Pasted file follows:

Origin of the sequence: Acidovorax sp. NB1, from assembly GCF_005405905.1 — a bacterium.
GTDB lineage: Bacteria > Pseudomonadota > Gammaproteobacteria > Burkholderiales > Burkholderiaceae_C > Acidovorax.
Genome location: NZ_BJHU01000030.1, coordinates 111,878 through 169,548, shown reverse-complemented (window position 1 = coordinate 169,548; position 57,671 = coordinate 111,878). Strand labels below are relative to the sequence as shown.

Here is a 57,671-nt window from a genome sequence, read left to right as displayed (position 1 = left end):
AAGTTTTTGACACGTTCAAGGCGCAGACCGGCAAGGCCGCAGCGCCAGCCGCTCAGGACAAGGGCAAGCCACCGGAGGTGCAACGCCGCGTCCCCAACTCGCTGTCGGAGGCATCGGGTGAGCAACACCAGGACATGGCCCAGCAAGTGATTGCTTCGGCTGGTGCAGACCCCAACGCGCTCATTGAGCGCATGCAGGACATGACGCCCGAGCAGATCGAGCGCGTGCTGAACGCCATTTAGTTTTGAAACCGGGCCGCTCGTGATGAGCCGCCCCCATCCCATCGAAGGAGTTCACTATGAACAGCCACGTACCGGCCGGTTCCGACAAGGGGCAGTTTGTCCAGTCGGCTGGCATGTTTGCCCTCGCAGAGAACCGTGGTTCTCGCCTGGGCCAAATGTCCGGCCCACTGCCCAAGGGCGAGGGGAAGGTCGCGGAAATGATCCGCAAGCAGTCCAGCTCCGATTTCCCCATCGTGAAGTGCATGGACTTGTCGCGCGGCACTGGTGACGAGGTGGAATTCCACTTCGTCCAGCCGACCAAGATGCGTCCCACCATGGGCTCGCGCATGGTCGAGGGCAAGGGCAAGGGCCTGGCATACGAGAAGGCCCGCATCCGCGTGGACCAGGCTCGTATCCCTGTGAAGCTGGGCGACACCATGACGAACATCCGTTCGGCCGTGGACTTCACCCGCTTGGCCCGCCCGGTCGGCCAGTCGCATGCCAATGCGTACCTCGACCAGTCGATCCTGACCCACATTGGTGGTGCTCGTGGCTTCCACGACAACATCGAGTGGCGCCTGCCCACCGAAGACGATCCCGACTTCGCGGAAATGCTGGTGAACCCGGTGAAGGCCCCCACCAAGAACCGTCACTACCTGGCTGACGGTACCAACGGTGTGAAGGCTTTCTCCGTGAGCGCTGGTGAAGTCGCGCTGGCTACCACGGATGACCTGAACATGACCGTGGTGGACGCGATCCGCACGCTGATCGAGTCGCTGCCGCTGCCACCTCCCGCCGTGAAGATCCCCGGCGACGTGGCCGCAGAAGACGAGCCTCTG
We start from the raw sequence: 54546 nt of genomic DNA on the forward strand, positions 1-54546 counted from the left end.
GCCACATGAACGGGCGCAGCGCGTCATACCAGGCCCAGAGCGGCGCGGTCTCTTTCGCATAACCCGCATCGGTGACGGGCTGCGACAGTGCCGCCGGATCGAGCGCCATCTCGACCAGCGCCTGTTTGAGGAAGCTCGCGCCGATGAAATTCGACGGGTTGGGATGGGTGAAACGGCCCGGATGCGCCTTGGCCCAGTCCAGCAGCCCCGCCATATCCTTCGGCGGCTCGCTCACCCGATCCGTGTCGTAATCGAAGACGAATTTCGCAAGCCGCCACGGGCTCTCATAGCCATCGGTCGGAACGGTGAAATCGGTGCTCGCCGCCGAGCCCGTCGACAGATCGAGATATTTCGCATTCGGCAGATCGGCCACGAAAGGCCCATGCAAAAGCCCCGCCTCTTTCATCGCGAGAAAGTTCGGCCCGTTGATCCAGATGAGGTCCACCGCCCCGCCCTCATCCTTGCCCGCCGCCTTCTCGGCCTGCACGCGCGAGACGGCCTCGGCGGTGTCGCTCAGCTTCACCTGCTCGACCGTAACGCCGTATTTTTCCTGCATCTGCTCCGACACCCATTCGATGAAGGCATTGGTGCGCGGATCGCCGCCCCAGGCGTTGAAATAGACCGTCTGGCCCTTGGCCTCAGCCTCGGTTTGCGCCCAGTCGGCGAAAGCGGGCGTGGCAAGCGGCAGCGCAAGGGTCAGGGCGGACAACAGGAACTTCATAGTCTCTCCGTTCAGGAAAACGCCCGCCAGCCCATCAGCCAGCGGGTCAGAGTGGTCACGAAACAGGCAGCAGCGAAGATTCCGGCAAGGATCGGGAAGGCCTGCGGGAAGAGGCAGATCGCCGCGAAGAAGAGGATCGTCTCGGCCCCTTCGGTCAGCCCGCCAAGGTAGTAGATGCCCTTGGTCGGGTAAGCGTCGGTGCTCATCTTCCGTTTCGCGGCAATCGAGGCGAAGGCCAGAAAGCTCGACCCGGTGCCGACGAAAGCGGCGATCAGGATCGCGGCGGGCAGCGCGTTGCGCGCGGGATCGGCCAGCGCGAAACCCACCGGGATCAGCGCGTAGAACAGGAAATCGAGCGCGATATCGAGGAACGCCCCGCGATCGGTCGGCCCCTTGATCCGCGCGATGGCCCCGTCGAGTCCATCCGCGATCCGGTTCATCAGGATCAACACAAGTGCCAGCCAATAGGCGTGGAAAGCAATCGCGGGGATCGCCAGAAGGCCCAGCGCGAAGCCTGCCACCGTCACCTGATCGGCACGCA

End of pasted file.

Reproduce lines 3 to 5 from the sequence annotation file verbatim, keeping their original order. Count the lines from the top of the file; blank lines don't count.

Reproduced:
Genome location: NZ_BJHU01000030.1, coordinates 111,878 through 169,548, shown reverse-complemented (window position 1 = coordinate 169,548; position 57,671 = coordinate 111,878). Strand labels below are relative to the sequence as shown.

Here is a 57,671-nt window from a genome sequence, read left to right as displayed (position 1 = left end):
AAGTTTTTGACACGTTCAAGGCGCAGACCGGCAAGGCCGCAGCGCCAGCCGCTCAGGACAAGGGCAAGCCACCGGAGGTGCAACGCCGCGTCCCCAACTCGCTGTCGGAGGCATCGGGTGAGCAACACCAGGACATGGCCCAGCAAGTGATTGCTTCGGCTGGTGCAGACCCCAACGCGCTCATTGAGCGCATGCAGGACATGACGCCCGAGCAGATCGAGCGCGTGCTGAACGCCATTTAGTTTTGAAACCGGGCCGCTCGTGATGAGCCGCCCCCATCCCATCGAAGGAGTTCACTATGAACAGCCACGTACCGGCCGGTTCCGACAAGGGGCAGTTTGTCCAGTCGGCTGGCATGTTTGCCCTCGCAGAGAACCGTGGTTCTCGCCTGGGCCAAATGTCCGGCCCACTGCCCAAGGGCGAGGGGAAGGTCGCGGAAATGATCCGCAAGCAGTCCAGCTCCGATTTCCCCATCGTGAAGTGCATGGACTTGTCGCGCGGCACTGGTGACGAGGTGGAATTCCACTTCGTCCAGCCGACCAAGATGCGTCCCACCATGGGCTCGCGCATGGTCGAGGGCAAGGGCAAGGGCCTGGCATACGAGAAGGCCCGCATCCGCGTGGACCAGGCTCGTATCCCTGTGAAGCTGGGCGACACCATGACGAACATCCGTTCGGCCGTGGACTTCACCCGCTTGGCCCGCCCGGTCGGCCAGTCGCATGCCAATGCGTACCTCGACCAGTCGATCCTGACCCACATTGGTGGTGCTCGTGGCTTCCACGACAACATCGAGTGGCGCCTGCCCACCGAAGACGATCCCGACTTCGCGGAAATGCTGGTGAACCCGGTGAAGGCCCCCACCAAGAACCGTCACTACCTGGCTGACGGTACCAACGGTGTGAAGGCTTTCTCCGTGAGCGCTGGTGAAGTCGCGCTGGCTACCACGGATGACCTGAACATGACCGTGGTGGACGCGATCCGCACGCTGATCGAGTCGCTGCCGCTGCCACCTCCCGCCGTGAAGATCCCCGGCGACGTGGCCGCAGAAGACGAGCCTCTG